Volunteer in the Highland Rainforests of South West Cameroon. Spend two or more weeks volunteering on conservation projects saving these great apes from extinction.
The Cross River gorilla could become extinct within 10 years, unless we act now. Volunteering on this conservation project in Cameroon will take you to work on the frontline of conservation, taking part in surveys of the montane rainforests - some of which have never been surveyed before - and in community education and awareness-raising activities.
South West Cameroon harbours two of the most threatened African great apes: the critically endangered Cross River gorilla - the rarest of the gorilla sub-species with 250-300 individuals left in the wild - and the Nigeria-Cameroon chimpanzee - also the most endangered chimpanzee subspecies in Africa. They are both keystone species in the montane forest ecosystems of the border region of Nigeria and Cameroon.
Join a 2 or 4-week expedition that gives volunteers the chance to work as part of an award-winning team, protecting Africa's most endangered great apes through direct action.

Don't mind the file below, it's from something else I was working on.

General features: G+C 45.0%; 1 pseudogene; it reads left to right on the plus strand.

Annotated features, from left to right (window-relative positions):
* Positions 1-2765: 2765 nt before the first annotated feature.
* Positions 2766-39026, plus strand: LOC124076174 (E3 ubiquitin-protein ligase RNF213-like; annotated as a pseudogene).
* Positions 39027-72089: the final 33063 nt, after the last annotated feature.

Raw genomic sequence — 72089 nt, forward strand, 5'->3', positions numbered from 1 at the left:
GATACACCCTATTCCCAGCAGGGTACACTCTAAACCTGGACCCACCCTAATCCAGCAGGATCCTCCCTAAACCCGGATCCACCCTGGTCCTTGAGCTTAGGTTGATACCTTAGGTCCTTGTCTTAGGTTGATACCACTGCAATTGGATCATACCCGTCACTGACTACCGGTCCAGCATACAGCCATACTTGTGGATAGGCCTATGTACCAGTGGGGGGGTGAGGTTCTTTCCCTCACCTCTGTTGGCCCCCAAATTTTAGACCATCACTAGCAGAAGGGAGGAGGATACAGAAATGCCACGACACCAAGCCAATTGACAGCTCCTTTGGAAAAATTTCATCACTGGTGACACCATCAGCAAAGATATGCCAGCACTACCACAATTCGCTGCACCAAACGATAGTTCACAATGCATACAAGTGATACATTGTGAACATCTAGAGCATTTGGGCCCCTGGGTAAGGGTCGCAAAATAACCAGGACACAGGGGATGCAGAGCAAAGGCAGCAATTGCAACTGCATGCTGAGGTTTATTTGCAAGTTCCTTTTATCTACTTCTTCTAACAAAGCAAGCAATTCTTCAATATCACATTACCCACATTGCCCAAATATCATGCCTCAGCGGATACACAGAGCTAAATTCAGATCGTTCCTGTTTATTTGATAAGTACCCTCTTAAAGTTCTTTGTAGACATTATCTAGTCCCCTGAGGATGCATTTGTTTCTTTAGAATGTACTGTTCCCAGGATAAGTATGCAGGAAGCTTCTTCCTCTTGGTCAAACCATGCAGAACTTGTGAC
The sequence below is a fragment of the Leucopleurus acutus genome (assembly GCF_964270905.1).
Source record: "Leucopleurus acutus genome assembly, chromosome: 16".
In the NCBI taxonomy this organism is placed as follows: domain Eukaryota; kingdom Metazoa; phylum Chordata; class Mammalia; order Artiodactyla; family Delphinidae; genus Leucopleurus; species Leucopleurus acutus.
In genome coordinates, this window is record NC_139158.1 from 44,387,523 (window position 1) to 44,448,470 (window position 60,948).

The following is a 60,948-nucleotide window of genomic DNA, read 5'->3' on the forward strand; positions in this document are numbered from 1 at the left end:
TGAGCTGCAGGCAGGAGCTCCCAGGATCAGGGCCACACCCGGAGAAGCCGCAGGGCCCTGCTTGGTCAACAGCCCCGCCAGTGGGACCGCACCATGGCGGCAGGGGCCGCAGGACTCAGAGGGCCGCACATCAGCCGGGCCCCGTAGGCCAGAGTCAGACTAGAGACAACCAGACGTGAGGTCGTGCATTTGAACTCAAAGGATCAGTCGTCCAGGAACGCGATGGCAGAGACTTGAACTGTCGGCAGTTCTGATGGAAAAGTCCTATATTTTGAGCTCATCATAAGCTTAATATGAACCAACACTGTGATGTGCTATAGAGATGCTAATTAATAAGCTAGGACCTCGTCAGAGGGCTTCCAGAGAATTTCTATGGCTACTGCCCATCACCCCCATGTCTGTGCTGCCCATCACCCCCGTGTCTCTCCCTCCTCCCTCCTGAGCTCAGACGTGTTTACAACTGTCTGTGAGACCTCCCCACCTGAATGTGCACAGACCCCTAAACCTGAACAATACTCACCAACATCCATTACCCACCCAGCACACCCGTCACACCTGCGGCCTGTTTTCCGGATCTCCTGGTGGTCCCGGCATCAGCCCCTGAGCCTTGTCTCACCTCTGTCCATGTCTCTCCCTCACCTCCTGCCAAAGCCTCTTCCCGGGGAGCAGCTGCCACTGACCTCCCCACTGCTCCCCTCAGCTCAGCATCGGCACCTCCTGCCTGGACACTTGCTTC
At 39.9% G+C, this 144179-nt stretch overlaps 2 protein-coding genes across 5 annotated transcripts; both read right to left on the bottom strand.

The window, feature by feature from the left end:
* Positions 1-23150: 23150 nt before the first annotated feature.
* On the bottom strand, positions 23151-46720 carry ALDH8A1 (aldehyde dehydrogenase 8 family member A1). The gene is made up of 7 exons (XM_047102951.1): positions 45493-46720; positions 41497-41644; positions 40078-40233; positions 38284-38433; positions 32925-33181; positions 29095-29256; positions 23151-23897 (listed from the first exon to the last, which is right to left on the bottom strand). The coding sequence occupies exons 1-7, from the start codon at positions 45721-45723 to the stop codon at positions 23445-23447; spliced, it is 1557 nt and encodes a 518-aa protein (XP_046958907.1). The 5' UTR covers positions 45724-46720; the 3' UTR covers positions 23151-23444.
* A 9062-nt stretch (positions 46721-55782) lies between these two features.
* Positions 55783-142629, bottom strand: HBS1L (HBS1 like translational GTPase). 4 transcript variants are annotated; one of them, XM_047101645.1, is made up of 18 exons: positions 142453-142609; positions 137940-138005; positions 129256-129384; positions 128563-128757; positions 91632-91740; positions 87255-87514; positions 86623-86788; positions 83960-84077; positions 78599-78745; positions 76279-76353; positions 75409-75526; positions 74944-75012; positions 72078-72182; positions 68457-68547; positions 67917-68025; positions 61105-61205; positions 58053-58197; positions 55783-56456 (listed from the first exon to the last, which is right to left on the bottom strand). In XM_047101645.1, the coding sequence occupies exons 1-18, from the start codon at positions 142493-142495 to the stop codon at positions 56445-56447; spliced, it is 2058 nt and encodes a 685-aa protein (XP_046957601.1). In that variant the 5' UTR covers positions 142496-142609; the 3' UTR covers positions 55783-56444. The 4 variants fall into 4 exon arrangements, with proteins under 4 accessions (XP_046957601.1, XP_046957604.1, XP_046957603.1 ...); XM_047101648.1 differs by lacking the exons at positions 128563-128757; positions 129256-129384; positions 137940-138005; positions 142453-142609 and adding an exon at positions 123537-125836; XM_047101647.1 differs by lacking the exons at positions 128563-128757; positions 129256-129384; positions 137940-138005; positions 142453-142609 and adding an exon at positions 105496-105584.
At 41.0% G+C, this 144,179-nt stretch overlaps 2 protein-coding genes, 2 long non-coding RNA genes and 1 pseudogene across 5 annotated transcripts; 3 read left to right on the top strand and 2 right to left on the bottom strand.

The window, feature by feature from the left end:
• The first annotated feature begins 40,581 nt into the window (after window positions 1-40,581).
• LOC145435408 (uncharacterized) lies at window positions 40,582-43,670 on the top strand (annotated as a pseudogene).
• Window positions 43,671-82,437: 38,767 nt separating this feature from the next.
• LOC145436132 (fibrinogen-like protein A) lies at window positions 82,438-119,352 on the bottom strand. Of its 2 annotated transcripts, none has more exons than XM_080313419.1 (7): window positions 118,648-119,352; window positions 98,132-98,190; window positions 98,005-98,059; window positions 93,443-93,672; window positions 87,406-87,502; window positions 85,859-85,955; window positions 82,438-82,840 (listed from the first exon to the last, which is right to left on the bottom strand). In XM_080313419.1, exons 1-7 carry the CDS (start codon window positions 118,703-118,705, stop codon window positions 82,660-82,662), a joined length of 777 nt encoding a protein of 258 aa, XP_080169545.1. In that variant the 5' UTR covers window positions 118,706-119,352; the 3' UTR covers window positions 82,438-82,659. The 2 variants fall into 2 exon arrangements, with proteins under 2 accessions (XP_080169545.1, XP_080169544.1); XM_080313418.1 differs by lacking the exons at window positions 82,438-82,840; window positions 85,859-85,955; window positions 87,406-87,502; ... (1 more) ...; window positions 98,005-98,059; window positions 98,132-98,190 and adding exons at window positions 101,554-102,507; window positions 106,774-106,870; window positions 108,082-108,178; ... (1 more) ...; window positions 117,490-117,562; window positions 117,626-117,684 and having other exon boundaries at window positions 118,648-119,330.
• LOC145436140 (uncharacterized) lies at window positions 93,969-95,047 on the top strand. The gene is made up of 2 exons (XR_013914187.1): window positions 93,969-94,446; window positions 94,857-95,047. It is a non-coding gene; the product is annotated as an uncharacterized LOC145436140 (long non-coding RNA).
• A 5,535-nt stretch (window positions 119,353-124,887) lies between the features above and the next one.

Helping to conserve Cross River Gorillas and chimpanzees; working with local staff; participating in great apes surveys; checking camera traps; environmental education activities at primary and secondary schools; being immersed in the indigenous communities of the highland rainforest; meeting with local kings, chiefs, teachers and children; visiting Limbe Wildlife Centre; and experiencing this unique, authentic African rainforest expedition.
The expedition will focus on great apes surveys and education and awareness raising activities. Each survey period generally will last two-four weeks (with breaks every three-five days) - the sampling design of which will be established prior to the start of the surveys. Former local hunters have been employed by the project to serve as field guides. Your life during the surveys will be nomadic, breaking camp each day to move to the next site - with the help of field guides and porters. You'll cover steep slopes, sometimes making for extreme hiking and trekking, as you follow family groups of gorillas and chimpanzees. You'll look for animals and nest sites, signs of feeding and habitat use, documenting observations through photography and GPS coordinates. You may encounter other endangered primates and hundreds of bird species and other wildlife. The project language is English, and you'll receive field training in scientific survey techniques and GPS tracking and mapping.
Education and awareness raising will form a key part of this expedition. Changing the attitudes towards great apes and improving empathetic relationships between children and wildlife is a prerequisite to sustainable co-existence and the protection of apes.